• Sperm whales litter once after every five years. The young remains with their mother for two to three years in order to suckle.
  • These juveniles will take solid food once they reach one year. They are the only marine species that have this much longer parental care as calves can suckle more than 2 years.
  • Calves however, cannot go as deep as their mother and indeed this inability to dive deep makes them vulnerable (at the surface) to predators like killer whales or sharks.
  • The gestation period lasts for 14 to 16 months for sperm whales; for pygmy whales 11 months; and for dwarf sperm whales nine months.

A freediver with a sperm whale (Photo by © 2003 Jonathan Bird/Seapics.com.

Conservation Status

  • All three species of sperm whales have devoured some non-eatables such as plastic bags that indeed lead them to death. Apart from these incidents, some species are also struck by ships thereby causing a considerable damage.
  • The Kogia’s population is yet to be accounted for. The global estimate for the population of Sperm Whales is 360,000. IUCN have classified sperm whales as vulnerable species while U.S. Endangered Species Act listed them as endangered.
  • Sperm whales are thought to have occupied most of the major waters in the early eighteenth and nineteenth centuries. However, twentieth century did not prove to be healthy one as in this century around 30,000 sperm whales were killed every year. Hunters liked to kill specifically large adults.
  • Finally in 1988 International Whaling Commission’s moratorium put a ban on commercial whaling of sperm whales.
  • Sadly enough, sperm whales have yet to recover from the widespread whaling of the past with only 1% recovery rate. Chemical pollution and noise pollution are some of the other threats facing sperm whales as it relies on sound for all aspects of its life.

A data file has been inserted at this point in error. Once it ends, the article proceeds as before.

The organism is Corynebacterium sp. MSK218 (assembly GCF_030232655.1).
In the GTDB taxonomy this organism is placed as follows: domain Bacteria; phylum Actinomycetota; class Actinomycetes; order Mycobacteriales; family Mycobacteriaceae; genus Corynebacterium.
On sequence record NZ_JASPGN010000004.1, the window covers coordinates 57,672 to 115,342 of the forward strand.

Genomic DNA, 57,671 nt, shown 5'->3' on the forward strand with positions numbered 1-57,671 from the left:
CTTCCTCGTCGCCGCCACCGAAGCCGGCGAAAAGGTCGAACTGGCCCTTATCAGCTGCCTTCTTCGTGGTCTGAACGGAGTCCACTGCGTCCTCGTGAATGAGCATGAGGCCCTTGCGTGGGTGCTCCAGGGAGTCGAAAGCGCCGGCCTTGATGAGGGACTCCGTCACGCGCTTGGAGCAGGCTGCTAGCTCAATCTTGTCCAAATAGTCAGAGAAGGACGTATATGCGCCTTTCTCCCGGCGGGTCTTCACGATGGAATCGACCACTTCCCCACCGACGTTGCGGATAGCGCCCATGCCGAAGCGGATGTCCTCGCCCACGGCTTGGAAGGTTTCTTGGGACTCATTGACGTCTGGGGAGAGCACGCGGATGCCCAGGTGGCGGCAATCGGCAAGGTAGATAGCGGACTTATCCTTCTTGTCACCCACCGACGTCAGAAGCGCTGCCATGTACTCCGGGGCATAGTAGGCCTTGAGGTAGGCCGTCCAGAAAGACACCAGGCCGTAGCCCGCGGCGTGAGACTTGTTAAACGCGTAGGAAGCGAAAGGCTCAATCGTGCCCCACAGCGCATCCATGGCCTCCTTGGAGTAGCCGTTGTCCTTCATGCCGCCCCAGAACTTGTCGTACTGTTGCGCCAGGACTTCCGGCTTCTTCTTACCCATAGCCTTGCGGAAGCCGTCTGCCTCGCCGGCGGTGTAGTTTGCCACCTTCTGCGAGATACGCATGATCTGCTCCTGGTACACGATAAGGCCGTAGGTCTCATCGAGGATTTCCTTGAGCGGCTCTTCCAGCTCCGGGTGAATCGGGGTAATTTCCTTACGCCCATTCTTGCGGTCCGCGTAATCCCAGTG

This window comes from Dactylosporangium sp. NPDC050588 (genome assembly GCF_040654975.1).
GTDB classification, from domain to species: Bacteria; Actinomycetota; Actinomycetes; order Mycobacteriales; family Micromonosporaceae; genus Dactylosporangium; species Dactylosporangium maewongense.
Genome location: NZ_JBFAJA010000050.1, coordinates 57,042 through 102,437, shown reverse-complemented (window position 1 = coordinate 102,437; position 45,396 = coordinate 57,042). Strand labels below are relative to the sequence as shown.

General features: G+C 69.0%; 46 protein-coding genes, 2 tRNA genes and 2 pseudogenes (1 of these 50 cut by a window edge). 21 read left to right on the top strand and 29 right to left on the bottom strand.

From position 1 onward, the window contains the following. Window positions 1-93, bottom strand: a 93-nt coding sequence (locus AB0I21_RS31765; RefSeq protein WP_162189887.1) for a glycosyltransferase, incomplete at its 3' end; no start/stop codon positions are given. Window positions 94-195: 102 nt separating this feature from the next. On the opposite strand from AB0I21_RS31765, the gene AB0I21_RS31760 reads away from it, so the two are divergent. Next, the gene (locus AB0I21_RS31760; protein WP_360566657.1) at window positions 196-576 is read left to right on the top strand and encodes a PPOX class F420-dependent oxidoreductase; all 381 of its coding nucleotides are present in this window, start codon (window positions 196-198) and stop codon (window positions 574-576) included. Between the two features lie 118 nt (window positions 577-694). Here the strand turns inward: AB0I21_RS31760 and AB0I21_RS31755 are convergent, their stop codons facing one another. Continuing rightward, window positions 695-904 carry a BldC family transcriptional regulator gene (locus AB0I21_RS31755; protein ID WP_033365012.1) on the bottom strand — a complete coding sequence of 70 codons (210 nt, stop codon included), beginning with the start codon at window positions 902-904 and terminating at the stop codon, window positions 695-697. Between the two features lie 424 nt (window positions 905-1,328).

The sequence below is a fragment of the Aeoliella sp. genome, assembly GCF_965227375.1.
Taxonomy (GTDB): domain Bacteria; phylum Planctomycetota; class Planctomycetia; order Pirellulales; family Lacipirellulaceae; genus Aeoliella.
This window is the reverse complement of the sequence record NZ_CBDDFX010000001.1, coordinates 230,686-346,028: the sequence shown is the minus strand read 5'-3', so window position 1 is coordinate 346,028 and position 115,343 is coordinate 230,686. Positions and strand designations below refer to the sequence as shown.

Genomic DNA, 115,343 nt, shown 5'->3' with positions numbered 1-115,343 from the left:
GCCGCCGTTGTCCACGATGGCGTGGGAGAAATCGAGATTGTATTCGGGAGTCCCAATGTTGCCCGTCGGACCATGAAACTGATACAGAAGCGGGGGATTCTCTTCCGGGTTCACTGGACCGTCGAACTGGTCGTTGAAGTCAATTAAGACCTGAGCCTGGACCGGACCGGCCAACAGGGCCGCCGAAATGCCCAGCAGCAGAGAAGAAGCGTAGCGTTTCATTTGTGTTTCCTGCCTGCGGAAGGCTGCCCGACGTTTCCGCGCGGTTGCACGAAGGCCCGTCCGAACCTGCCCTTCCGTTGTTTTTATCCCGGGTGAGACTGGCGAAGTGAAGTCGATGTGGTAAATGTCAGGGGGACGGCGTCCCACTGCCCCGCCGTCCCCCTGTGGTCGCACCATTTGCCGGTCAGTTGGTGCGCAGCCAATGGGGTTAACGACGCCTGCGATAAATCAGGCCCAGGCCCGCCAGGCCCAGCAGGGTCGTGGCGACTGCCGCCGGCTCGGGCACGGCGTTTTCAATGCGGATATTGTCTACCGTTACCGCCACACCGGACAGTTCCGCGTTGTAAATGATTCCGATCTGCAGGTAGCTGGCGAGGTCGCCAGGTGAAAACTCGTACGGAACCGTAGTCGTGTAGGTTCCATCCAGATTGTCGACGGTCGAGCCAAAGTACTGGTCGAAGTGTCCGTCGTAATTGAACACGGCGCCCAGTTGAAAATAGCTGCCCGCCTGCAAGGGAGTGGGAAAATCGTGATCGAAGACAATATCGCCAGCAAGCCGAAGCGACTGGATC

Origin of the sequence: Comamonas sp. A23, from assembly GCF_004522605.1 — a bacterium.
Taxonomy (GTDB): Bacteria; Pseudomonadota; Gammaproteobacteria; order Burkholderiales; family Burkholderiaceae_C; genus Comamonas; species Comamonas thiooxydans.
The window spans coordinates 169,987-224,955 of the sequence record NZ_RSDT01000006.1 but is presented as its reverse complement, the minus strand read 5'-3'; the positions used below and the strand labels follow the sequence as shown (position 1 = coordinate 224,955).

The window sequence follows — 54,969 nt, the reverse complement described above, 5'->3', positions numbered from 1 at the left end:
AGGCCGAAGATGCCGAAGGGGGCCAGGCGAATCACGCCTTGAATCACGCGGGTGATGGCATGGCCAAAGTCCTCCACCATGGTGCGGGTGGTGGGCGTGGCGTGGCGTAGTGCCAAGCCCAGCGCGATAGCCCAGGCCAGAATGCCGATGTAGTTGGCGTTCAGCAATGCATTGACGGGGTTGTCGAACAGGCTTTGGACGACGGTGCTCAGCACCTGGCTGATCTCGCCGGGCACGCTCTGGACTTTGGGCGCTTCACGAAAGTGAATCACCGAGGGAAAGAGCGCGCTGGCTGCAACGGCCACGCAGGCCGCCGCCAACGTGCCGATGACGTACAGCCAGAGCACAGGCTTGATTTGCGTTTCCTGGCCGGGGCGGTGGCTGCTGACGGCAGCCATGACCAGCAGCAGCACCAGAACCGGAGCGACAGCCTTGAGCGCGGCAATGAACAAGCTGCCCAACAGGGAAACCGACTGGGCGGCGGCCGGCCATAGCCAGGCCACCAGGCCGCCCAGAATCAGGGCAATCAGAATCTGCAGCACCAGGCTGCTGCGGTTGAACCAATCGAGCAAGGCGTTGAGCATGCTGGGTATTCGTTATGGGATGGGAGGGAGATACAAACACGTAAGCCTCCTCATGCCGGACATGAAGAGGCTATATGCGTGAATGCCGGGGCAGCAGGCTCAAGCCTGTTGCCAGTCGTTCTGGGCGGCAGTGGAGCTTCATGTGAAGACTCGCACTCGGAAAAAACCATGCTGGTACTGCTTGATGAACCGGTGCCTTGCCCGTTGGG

Significance to Humans

  • One of the most famous Herman Melville’s novels, Moby Dick also mentions sperm whale. Japan had begun whaling in 2000 as they embrace five to eight sperm whales each year.
  • It goes without saying that whale-watching has become an increasingly a profitable business around the world, as it collects significant revenue each year. The dwarf and pygmy sperm whales are seldom employed as whale-watching in the Pacific and Indian Oceans, and the Caribbean.

References

Berta, A., and J. L. Sumich. Marine Mammals: Evolutionary Biology. San Diego: Academic Press, 1999.

Perrin, W. F., B. Würsig, and J. G. M. Thewissen, eds. Encyclopedia of Marine Mammals. San Diego: Academic Press, 2002.

Rice, D. W. Marine Mammals of the World: Systematics and Distribution. Lawrence, Kansas: Allen Press, 1998.

European Cetacean Society. Web site: <http://web.inter.nl.net/users/J.W.Broekema/ecs>

Society for Marine Mammalogy. Web site: http://www.marinemammalogy.org

Weilgart, L., H. Whitehead, and K. Payne. “A Colossal Convergence.” American Scientist 84 (1996): 278–287.

SHARE

Express yourself about the animals